The Octagon

Using Github to break a tie between plugins.

If I come to a tied between two gems/plugins, and assuming I’ve decided not to build my own, there are a few guidelines that help break the tie.

Keep in mind, this assumes I’ve already weighed their benefits and costs without a clear winner. A recent example from our team at New Story is for tracking system changes. With the number of people interfacing with and managing mission-critical information, we needed a way to rollback mistakes. We were at a stalemate between Audited and Paper Trail. João Rosa writes a great comparison but it left us without a clear winner (which often happens when balancing tradeoffs).

So, instead of engaging in endless debate or inaction, I break it down into an objective Github battle: The Octagon.

Rules of Engagement

  • Thorough Documentation. Though the idea of thorough is subjective, there is often a clear difference.
  • Last commit. How recently has it been maintained? Measuring in days or weeks may not be as helpful but months or years can tell a compelling story.
  • Open pull requests. The number of open pull requests can be a positive if they’re fresh and actively being reviewed. That denotes a thriving community of supporter and managers. A large number of old, unreviewed pull requests typically denotes neglect from the owner.
  • Open issues. Much like PRs issues tell a story of the manager and the community around a plugin. Open issues with dialogue, not cause for alarm. Open issues without dialogue, not great. Open issues without pull requests reflects more negatively on the supporting community than the individual maintaining the software.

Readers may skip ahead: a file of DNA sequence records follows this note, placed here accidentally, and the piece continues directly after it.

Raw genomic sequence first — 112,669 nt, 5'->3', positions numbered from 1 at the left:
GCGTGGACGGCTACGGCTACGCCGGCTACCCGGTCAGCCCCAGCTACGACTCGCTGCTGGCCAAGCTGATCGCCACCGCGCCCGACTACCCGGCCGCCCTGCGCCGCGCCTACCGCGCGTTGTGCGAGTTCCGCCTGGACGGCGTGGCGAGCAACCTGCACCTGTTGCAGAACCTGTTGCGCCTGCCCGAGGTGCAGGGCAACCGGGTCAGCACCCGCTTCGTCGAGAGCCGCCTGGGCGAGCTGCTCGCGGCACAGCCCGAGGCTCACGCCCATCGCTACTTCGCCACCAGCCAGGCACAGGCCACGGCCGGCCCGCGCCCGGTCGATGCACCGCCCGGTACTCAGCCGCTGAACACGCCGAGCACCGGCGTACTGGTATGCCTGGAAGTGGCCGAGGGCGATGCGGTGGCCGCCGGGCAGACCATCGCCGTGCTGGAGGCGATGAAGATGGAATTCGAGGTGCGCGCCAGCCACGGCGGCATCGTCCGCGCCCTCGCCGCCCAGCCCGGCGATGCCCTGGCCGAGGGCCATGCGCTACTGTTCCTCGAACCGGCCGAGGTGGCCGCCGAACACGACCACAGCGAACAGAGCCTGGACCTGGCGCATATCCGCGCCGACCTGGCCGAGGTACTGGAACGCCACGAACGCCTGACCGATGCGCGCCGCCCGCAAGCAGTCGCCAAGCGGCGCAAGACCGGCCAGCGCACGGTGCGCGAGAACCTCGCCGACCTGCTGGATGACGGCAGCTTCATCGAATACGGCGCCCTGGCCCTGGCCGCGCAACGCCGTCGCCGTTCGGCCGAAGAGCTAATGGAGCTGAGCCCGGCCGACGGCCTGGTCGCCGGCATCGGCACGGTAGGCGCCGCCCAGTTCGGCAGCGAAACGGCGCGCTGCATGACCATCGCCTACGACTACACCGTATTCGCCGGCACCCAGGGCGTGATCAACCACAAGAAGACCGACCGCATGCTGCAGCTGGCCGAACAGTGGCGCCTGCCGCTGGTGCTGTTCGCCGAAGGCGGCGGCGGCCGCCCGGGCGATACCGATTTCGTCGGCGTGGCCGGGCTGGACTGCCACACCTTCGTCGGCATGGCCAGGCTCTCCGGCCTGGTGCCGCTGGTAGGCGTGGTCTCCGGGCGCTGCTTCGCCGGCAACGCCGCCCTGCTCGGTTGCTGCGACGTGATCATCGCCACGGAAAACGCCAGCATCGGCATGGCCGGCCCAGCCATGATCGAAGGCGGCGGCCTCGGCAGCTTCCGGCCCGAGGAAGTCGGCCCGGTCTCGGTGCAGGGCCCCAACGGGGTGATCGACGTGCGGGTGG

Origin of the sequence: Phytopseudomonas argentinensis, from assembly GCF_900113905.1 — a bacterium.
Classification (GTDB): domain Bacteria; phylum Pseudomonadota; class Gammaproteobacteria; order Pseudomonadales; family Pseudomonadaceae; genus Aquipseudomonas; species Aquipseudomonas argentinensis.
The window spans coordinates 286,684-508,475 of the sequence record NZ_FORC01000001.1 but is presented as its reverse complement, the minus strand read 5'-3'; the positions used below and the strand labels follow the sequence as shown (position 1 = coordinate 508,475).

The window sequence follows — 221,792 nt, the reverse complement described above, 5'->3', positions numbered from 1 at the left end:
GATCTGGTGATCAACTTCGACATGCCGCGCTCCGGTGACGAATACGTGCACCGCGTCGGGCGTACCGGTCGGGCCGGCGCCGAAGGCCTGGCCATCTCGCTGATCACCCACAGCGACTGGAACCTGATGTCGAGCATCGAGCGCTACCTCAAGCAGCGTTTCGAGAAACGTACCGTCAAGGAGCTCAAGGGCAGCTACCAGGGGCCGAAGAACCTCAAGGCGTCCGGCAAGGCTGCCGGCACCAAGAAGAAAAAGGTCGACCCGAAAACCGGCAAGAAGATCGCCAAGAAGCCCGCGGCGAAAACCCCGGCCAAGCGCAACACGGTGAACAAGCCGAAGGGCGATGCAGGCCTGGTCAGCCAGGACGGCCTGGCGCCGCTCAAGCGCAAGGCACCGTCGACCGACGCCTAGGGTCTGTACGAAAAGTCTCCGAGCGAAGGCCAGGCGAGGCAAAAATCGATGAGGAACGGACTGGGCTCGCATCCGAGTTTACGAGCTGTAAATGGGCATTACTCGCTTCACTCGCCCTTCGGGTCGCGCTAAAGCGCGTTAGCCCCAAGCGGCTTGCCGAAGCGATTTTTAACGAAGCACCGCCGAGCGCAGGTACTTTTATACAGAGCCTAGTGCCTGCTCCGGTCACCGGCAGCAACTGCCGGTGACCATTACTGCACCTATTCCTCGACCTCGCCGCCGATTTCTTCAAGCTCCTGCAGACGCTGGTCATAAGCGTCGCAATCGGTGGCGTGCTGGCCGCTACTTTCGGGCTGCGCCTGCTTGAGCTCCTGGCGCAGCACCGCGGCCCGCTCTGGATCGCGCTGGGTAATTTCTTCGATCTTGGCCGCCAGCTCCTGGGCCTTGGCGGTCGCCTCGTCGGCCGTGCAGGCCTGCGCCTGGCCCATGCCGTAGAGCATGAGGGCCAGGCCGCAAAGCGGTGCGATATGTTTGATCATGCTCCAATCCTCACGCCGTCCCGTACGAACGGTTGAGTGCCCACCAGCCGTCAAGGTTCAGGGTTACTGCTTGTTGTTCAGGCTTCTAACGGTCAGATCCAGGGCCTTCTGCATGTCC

• OT1 (if tied): Community Momentum. How many watches, stars, and forks does the repo have.
  • OT2 (if tied after OT1): WWBD. What would Ryan Bates do? Is there a rails cast on it. (His disappearance from the rails community has made this challenge a bit obsolete but still helpful as he often compares alternatives)
  • OT3 (if tied after OT2): The Name Game. If you can’t decide on a winner after 6 rounds, perhaps you’re thinking too objectively. To break the tie, which has the coolest name?

The Name Game?! That’s right, you’ve reached the end of the road. Without a clear winner after thoughtful research and performance tracking, it’s safe to say the options don’t matter. So, just pick one and get started.

Originally posted on Medium.

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